Reader: “Surely this man is the Prophet . . .”
Response: “we’ve been expecting.”
Scripture: John 7:40-52
When the crowds heard him say this, some of them declared, “Surely this man is the Prophet we’ve been expecting.” Others said, “He is the Messiah.” Still others said, “But he can’t be! Will the Messiah come from Galilee? For the Scriptures clearly state that the Messiah will be born of the royal line of David, in Bethlehem, the village where King David was born.” So the crowd was divided about him. Some even wanted him arrested, but no one laid a hand on him.
When the Temple guards returned without having arrested Jesus, the leading priests and Pharisees demanded, “Why didn’t you bring him in?”
“We have never heard anyone speak like this!” the guards responded.
“Have you been led astray, too?” the Pharisees mocked. “Is there a single one of us rulers or Pharisees who believes in him? This foolish crowd follows him, but they are ignorant of the law. God’s curse is on them!”
Then Nicodemus, the leader who had met with Jesus earlier, spoke up. “Is it legal to convict a man before he is given a hearing?” he asked.
They replied, “Are you from Galilee, too? Search the Scriptures and see for yourself—no prophet ever comes from Galilee!”
Reader: “The word of the Lord.”
Response: “Thanks be to God.”
In reading this passage, it is important to understand the Jewish context. We’ve picked up John’s account midstream. Jesus was in Jerusalem during the Feast of Tabernacles, an agrarian feast with Messianic implications. The seven day feast featured the pouring of water each day with a prayer for God to send rain in late autumn. On this last day, being the climax of the whole feast, Jesus was not shy. He had just shouted that “Anyone who believes in me may come and drink! For the Scriptures declare, ‘Rivers of living water will flow from his heart.’” Jesus was referring to Messianic texts in Isaiah, Joel, and Ezekiel.
This all happened prior to what you just read. We then come to today’s pericope. That the crowd and the Jewish leaders picked up on Jesus’ claim is evident by their responses. (Remember the Jews knew the Old Testament inside and out.) Some said, “Surely this man is the Prophet we’ve been expecting.” (This is a direct reference to Moses’ prediction of the Lord raising up a Prophet like himself (Deut.18:15). Moses was viewed as a kind of super prophet.) Others in the crowd simply said Jesus was the Messiah. Then there was the issue of his birthplace. The Messiah had to be born in Bethlehem. Why someone didn’t ask Jesus where he was born is a mystery to me! Still others in the celebration wanted to have him arrested for blasphemy. The Temple guards were clearly taken with Jesus’ persona and speech. Nicodemus, a Jewish leader who had met secretly with Jesus earlier and was perhaps in the process of coming to faith, warned against drawing a hasty conclusion without hearing all the evidence. The Pharisees’ concluding comment here was the challenge to Nicodemus to search the Scriptures and he would find―”no prophet ever comes from Galilee!” Unfortunately for them in searching the Scriptures, we do find in Isaiah 9:1-2 a direct reference to the glory of God coming from Galilee. “The people walking in darkness have seen a great light.”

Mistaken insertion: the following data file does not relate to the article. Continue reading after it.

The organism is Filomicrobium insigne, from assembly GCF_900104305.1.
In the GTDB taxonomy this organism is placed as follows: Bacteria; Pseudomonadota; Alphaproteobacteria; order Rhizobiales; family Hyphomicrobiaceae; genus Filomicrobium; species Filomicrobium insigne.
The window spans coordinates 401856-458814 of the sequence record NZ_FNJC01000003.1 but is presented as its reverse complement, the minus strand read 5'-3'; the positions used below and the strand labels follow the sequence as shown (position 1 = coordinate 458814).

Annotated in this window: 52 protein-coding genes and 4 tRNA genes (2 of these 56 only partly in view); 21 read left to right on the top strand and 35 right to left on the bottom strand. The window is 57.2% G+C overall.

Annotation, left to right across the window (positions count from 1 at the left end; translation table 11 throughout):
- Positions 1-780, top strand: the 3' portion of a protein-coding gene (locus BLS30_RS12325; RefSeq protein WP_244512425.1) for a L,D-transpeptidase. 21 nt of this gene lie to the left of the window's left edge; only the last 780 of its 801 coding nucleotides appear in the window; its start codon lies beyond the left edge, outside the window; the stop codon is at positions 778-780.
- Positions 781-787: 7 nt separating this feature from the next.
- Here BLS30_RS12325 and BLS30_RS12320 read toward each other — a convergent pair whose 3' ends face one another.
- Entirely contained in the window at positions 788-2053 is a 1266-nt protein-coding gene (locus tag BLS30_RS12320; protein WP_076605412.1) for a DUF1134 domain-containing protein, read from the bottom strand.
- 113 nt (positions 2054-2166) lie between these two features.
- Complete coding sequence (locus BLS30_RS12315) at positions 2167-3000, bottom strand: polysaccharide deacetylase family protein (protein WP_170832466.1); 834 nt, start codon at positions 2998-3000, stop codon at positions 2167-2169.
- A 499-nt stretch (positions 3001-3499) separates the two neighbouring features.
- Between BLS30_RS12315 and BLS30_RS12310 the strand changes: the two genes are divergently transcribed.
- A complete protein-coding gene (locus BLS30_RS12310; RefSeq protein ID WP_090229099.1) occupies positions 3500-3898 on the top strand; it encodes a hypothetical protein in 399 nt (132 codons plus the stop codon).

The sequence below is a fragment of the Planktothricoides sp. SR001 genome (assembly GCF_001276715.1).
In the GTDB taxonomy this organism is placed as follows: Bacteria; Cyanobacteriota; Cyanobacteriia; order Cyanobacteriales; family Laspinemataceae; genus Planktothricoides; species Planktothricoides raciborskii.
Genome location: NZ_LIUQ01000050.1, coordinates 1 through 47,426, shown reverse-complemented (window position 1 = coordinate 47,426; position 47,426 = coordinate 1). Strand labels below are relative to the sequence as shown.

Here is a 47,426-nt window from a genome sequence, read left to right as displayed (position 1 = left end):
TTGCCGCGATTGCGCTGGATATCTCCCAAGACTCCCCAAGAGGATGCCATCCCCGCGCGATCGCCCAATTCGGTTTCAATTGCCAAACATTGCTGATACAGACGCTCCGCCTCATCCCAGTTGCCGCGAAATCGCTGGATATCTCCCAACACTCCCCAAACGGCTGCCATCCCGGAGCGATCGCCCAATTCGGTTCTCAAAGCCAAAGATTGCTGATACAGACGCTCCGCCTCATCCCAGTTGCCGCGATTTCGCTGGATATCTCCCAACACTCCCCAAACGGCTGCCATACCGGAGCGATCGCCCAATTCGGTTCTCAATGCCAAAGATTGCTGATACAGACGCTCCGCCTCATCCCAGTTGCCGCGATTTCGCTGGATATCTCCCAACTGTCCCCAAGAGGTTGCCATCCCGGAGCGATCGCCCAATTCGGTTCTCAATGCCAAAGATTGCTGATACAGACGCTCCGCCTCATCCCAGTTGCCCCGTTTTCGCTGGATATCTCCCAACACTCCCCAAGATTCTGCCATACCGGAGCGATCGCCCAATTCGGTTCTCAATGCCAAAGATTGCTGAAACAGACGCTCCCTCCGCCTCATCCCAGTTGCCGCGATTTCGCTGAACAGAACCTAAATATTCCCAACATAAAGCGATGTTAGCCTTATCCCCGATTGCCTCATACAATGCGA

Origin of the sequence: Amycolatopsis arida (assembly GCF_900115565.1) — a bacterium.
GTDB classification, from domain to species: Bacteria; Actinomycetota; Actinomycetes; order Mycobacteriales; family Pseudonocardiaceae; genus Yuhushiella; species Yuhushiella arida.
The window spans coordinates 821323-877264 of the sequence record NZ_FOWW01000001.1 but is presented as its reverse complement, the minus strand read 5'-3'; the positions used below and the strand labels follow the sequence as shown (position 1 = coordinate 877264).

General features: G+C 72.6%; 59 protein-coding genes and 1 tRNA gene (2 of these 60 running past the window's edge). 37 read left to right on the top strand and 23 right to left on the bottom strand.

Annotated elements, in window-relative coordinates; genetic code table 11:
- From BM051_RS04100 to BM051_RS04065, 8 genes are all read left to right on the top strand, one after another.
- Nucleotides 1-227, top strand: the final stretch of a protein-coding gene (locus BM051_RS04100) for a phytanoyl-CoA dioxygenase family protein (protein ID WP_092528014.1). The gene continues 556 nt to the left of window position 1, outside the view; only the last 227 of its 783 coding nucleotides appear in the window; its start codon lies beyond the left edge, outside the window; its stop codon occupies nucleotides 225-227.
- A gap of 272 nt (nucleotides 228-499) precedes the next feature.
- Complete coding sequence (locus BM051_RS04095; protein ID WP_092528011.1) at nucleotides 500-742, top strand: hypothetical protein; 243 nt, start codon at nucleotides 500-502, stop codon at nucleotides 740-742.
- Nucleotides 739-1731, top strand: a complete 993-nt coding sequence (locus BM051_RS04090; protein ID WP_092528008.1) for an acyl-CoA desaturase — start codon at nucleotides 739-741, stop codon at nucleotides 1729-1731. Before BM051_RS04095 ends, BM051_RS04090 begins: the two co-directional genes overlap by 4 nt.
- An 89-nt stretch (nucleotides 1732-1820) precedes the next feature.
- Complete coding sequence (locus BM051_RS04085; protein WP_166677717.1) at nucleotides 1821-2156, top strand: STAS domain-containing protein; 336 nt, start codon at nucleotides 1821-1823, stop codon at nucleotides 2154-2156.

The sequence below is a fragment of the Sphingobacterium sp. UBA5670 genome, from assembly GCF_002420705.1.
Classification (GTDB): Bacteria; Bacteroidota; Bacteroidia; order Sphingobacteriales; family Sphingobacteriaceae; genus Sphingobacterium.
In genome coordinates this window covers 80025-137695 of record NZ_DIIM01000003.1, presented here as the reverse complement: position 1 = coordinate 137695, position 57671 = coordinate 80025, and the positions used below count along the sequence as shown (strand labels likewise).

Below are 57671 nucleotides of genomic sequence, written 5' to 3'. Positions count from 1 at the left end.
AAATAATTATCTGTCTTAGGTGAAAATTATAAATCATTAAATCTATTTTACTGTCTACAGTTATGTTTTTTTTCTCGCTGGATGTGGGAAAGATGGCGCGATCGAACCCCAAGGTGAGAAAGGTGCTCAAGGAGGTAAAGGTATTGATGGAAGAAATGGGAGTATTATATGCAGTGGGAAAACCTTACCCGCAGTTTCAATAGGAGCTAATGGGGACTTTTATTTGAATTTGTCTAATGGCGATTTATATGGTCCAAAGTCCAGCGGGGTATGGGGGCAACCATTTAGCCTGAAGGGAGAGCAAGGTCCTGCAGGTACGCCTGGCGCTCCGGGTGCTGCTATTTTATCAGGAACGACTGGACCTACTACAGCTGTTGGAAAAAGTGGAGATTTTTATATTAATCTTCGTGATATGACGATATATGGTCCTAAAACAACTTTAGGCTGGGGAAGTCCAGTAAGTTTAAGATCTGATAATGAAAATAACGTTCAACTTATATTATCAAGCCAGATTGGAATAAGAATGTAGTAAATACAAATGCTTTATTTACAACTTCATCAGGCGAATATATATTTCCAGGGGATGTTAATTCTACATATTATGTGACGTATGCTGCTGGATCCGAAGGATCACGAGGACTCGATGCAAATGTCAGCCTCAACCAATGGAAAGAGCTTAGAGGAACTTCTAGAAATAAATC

What does this say to us? We need to be a people who know the Scriptures―part of the purpose of these daily devotionals. If the Jewish people in Jesus’ day did not know the Old Testament, they would have been completely oblivious to who was in their midst. But they did know the Tanakh (OT), but still many missed him. In our day, when it is popular to be a “spiritual” person―apart from the God of the Bible, it is imperative that we are well-versed in the Scriptures. Unfortunately, much of the so-called spirituality we read today is unbiblical and self-focused. In your conversations in various settings this season, don’t be shy to speak the truth with gentleness and clarity.
Music: “Long Ago Prophets Knew” A British Christian Music Programme
Would this ever happen in the states???
Bonus: “Hark, the Herald Angels Sing” Kings College Choir Spectacular Brass and Cathedral setting, don’t miss it.
We thank Thee, O God, for the return of the wondrous spell of this Advent season that brings its own sweet joy into our jaded and troubled hearts. Forbid it, Lord, that we should celebrate without understanding the significance of what we celebrate, or, like our counterparts so long ago, fail to see the star or to hear the song of glorious promise. As our hearts yield to the spirit of Christmas, may we discover that it is Thy Holy Spirit who comes―not in sentiment, but a power―to remind us of the only way by which there may be peace on the earth and good will among men. May we not spend Christmas, but keep it, that we may be kept in its hope, through Him who emptied Himself in coming to us that we might be filled with peace and joy in returning to God. Amen.
―Senate Chaplain Peter Marshall, prayer in the US Senate, Friday, December 19, 1947